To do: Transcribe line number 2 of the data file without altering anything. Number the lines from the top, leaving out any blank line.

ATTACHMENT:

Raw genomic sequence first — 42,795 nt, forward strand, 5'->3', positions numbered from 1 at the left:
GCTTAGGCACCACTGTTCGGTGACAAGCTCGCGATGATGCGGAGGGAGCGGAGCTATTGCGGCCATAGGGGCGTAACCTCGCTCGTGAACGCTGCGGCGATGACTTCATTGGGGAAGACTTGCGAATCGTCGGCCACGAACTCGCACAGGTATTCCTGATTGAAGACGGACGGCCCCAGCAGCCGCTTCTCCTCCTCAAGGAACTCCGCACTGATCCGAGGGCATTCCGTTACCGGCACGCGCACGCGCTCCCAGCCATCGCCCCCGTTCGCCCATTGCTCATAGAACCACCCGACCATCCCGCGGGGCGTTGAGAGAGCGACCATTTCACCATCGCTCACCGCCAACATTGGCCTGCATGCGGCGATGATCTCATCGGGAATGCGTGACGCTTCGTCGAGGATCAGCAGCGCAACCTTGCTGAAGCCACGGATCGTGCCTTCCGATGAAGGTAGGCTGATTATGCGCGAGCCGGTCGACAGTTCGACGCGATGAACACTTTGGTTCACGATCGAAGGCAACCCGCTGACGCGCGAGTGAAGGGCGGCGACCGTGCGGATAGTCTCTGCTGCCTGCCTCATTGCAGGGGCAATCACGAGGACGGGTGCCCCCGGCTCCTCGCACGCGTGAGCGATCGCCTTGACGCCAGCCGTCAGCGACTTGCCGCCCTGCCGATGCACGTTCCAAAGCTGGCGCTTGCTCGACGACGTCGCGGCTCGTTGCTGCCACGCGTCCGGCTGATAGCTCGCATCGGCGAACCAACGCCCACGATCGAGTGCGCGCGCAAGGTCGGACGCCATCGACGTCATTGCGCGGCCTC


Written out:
GCTTAGGCACCACTGTTCGGTGACAAGCTCGCGATGATGCGGAGGGAGCGGAGCTATTGCGGCCATAGGGGCGTAACCTCGCTCGTGAACGCTGCGGCGATGACTTCATTGGGGAAGACTTGCGAATCGTCGGCCACGAACTCGCACAGGTATTCCTGATTGAAGACGGACGGCCCCAGCAGCCGCTTCTCCTCCTCAAGGAACTCCGCACTGATCCGAGGGCATTCCGTTACCGGCACGCGCACGCGCTCCCAGCCATCGCCCCCGTTCGCCCATTGCTCATAGAACCACCCGACCATCCCGCGGGGCGTTGAGAGAGCGACCATTTCACCATCGCTCACCGCCAACATTGGCCTGCATGCGGCGATGATCTCATCGGGAATGCGTGACGCTTCGTCGAGGATCAGCAGCGCAACCTTGCTGAAGCCACGGATCGTGCCTTCCGATGAAGGTAGGCTGATTATGCGCGAGCCGGTCGACAGTTCGACGCGATGAACACTTTGGTTCACGATCGAAGGCAACCCGCTGACGCGCGAGTGAAGGGCGGCGACCGTGCGGATAGTCTCTGCTGCCTGCCTCATTGCAGGGGCAATCACGAGGACGGGTGCCCCCGGCTCCTCGCACGCGTGAGCGATCGCCTTGACGCCAGCCGTCAGCGACTTGCCGCCCTGCCGATGCACGTTCCAAAGCTGGCGCTTGCTCGACGACGTCGCGGCTCGTTGCTGCCACGCGTCCGGCTGATAGCTCGCATCGGCGAACCAACGCCCACGATCGAGTGCGCGCGCAAGGTCGGACGCCATCGACGTCATTGCGCGGCCTC